USF Resident Meningitis Death Initiates New Vaccination Policies

by: Cassandra Hanjian

Last year, the death of a young girl at the University of South Florida spurred campus health administration to action. The death, attributed to meningitis, was even more alarming to health administration as the girl was an on-campus resident. 

Because of its transmission through simple bodily fluids, residents sharing the same hall are at high risk for contracting meningitis if one person is infected.  At the beginning of the 2007 fall semester, Student Health Services did not have written documentation indicating if campus residents had received both meningitis and Hepatitis B vaccinations.

Since then, health administrators at the University of South Florida have pushed through a new policy requiring all on-campus residents to not only provide documentation for these two vaccinations, but to have actually received them.  This policy was also enforced among all incoming students this fall, and all other students were obligated to show proof of whether they received or declined vaccination. 

Not surprisingly, the demand for the meningitis vaccinations has increased since last year.  Due to the new policy, Dr. Egilda Terenzi, director of Student Health Services at the University of South Florida, implemented the student clinic offering the vaccine at a low cost to students. Students eighteen years of age (and younger, if applicable) were offered the vaccine free of charge.

The vaccine offered, Menatracta, inoculates students with the four most common strains of meningitis, three of which are rampant on college campuses all over the United States – contributing to 70-80% of collegiate meningitis outbreaks each year. Menatracta also prevents those immunized from being a carrier for the bacterial form of meningitis, unlike earlier forms to inhibit the disease.

In addition to all these changes, health administration, along with other officials from the University of South Florida, immediately pushed for a more stringent vaccination policy for all public universities in the state of Florida. They proposed that all incoming students be required to have proof of vaccination against meningitis at a meeting of the Board of Governors for higher education. 

Soon after, the Board of Governors also considered limiting waivers of vaccination to only extreme or religious reasons, as well as reinforcing their policy of having student health centers keep record of vaccinations administered and submit them to the state database.  The efforts of these dedicated individuals were rewarded in March 2008 when the Board of Governors approved the policy requiring students new to public universities, as well as those living on campus, to provide documentation of vaccination against meningitis and Hepatitis B or else provide a waiver, which was quickly followed by legislative consent. 

Although last year’s incident was unfortunate, it sparked administration to action, and has radically changed the face of Student Health Services at the University of South Florida, as well as the health administrations at all Florida public universities.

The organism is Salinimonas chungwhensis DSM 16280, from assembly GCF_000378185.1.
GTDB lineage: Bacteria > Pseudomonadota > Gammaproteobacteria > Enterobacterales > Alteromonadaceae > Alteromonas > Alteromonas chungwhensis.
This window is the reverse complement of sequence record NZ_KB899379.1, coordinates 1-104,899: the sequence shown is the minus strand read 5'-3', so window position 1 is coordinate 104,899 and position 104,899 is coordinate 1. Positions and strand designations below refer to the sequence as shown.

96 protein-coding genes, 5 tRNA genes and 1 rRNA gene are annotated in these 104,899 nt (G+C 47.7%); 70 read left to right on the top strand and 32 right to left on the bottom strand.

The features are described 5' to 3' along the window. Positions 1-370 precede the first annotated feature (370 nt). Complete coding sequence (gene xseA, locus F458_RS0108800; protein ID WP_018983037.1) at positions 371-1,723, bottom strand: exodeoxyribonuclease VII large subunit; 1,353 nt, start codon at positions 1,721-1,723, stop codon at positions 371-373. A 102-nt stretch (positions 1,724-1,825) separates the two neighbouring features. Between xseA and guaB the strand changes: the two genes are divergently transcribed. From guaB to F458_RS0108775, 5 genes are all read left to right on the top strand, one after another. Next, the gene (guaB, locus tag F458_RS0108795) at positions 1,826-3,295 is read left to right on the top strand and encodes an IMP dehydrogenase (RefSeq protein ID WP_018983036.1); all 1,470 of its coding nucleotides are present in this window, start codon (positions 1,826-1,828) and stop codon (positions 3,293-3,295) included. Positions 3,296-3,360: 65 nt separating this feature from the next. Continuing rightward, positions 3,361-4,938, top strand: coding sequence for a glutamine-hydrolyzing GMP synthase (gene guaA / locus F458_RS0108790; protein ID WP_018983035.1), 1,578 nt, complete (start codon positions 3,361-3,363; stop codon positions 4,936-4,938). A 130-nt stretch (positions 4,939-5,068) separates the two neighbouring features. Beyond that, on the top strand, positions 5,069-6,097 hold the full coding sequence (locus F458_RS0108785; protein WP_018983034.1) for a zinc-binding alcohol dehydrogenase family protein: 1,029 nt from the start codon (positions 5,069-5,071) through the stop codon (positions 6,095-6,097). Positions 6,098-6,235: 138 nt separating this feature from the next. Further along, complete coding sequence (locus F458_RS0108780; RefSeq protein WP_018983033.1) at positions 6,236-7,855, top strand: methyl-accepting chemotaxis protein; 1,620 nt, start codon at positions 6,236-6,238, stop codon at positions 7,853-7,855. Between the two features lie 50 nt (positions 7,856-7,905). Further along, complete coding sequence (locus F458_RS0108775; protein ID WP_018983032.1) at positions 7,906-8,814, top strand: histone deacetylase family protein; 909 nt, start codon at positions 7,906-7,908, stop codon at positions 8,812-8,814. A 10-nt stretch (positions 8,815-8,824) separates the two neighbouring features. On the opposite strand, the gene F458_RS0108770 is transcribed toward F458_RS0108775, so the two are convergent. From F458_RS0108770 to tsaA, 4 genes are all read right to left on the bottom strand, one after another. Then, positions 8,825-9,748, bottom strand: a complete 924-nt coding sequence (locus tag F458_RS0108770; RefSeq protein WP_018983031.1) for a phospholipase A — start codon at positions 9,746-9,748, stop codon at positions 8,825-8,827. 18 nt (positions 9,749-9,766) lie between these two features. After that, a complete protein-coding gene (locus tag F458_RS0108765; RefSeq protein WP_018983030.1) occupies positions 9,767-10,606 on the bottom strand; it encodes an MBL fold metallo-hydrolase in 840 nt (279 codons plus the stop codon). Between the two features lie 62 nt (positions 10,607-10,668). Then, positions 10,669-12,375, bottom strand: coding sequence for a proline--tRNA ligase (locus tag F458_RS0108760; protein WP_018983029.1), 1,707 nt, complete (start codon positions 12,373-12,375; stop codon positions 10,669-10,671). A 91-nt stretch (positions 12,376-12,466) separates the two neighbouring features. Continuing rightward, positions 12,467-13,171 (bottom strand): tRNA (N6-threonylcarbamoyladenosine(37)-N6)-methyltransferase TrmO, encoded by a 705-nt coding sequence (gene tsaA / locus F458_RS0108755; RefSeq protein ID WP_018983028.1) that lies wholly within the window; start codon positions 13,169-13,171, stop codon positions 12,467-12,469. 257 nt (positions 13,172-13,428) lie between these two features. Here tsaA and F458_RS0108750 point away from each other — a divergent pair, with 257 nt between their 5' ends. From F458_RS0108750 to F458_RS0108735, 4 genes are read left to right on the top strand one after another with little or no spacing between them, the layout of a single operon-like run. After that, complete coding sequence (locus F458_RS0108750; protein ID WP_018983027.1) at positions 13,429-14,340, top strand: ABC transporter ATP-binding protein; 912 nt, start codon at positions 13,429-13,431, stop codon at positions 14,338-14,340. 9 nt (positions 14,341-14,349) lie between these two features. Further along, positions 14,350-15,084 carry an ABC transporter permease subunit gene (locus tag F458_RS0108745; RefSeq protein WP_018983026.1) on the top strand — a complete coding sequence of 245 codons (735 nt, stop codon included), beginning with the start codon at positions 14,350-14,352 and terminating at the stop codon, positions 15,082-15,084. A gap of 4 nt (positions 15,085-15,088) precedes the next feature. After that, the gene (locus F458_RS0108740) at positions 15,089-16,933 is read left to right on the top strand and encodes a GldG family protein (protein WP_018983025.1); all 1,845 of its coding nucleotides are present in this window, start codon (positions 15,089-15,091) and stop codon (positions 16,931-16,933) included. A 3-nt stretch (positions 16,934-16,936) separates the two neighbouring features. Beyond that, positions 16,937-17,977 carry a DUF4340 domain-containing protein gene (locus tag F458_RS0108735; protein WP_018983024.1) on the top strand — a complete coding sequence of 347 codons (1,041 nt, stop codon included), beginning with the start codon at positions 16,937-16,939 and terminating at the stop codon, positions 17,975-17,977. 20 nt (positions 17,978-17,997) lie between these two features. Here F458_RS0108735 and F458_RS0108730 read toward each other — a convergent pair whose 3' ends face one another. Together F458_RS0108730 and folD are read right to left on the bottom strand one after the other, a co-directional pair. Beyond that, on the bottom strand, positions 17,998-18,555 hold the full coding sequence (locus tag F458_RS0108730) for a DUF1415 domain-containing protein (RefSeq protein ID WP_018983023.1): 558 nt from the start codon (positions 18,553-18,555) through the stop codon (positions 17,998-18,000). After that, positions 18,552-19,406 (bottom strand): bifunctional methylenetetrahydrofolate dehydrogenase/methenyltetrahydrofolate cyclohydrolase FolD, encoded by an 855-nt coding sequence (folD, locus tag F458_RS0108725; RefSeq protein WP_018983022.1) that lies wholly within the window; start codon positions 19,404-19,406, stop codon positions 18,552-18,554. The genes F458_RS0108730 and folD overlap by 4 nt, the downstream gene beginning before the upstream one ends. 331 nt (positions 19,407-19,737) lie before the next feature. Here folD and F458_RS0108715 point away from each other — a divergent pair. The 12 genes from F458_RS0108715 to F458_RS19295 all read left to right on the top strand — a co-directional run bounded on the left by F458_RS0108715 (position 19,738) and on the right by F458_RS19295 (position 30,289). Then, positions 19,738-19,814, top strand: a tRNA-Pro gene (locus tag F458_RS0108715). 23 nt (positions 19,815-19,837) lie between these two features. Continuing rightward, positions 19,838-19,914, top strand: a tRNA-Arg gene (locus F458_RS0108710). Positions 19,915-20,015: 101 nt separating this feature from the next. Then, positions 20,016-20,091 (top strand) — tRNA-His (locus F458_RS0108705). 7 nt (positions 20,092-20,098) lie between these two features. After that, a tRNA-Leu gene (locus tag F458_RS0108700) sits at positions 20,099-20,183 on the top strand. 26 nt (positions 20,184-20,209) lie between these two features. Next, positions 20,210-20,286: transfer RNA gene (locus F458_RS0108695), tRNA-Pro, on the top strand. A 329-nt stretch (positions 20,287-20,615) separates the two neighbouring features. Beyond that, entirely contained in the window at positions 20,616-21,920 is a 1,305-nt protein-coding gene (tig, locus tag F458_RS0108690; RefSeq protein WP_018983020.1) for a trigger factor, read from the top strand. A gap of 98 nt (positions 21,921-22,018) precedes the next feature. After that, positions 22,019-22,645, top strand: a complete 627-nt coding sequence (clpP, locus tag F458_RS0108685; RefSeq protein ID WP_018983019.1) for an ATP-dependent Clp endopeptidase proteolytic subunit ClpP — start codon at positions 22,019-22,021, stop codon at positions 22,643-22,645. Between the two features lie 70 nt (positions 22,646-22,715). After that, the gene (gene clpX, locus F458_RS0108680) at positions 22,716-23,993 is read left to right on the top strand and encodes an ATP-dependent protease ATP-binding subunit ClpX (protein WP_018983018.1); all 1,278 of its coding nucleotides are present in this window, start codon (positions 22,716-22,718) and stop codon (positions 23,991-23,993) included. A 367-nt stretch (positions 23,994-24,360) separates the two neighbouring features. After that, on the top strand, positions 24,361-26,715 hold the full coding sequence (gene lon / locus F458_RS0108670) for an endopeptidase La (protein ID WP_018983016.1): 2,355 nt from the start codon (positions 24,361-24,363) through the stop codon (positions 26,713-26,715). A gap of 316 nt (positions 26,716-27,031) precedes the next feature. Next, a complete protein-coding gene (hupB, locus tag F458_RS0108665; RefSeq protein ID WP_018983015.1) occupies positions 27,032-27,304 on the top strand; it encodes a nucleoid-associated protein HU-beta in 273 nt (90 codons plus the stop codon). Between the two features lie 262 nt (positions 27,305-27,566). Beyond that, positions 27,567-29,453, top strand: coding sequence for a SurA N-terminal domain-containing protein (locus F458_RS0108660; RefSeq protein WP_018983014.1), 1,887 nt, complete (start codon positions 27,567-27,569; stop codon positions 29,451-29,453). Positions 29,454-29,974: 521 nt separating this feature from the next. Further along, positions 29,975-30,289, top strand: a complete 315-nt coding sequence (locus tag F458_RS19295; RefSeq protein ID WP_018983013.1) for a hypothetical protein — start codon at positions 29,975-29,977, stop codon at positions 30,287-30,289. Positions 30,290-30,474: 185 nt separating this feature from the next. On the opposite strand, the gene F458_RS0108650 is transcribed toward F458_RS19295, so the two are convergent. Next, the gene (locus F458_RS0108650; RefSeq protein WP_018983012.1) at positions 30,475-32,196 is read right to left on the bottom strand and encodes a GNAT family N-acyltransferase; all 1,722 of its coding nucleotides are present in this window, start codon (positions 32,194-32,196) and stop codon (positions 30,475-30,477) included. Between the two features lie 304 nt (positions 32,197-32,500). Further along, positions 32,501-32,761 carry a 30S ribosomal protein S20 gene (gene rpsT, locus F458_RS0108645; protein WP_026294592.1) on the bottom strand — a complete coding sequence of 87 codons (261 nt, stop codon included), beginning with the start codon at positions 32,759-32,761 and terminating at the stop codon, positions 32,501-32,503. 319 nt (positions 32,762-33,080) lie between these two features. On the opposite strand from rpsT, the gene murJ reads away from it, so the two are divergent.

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Dissecting Depression: Recognizing and Dealing with Depression

The weight of financial burdens combined with an increasingly tough economic state is enough to make anyone stressed. Mounting credit card debt, a failing housing market, a sharp decline in job security, and rising gas prices are just a few of the challenges that could attribute to stress and/or depression. When there is an economic downturn there is an upswing in the number of cases of depression. During difficult times, people must be more sensitive to their friends, relatives, and co-workers needs and consider their potential difficulties.

Today, there is still an unwarranted stigma attached to those who suffer from depression. According to the National Institute of Mental Health (NIMH), depression is thought to be a result of a combination of genetic, biochemical, environmental, and psychological factors. People who suffer from depression aren’t just feeling sorry for themselves or unable to break out of a slump. Depression directly affects certain parts of the brain responsible for regulating moods, thinking, sleeping, appetites, and behaviors.

Early symptoms of depression include: frequent headaches, weight gain/loss, insomnia and/or excessive sleeping, difficulty concentrating and remembering details, irritability, restlessness, and a loss of interest in activities that were once enjoyable. Left untreated, depression can lead to persistent feelings of hopelessness, worthlessness, helplessness, and suicide.

Those suffering from depression may feel that there is nothing that they can do to improve their situation. They should be encouraged to take small steps to improve their mental health by engaging in mild activity and/or exercise, setting realistic goals, breaking up tasks into prioritized small goals, and attempting to spend time with other people instead of isolating yourself. While dealing with depression, it is important that they are informed that their mood will improve gradually with treatment and they shouldn’t expect to just “snap out of it.” During this time they should refrain from making any important decisions like marriage, moving, and changing careers, or talk over any decisions with a confidant who can provide an objective opinion.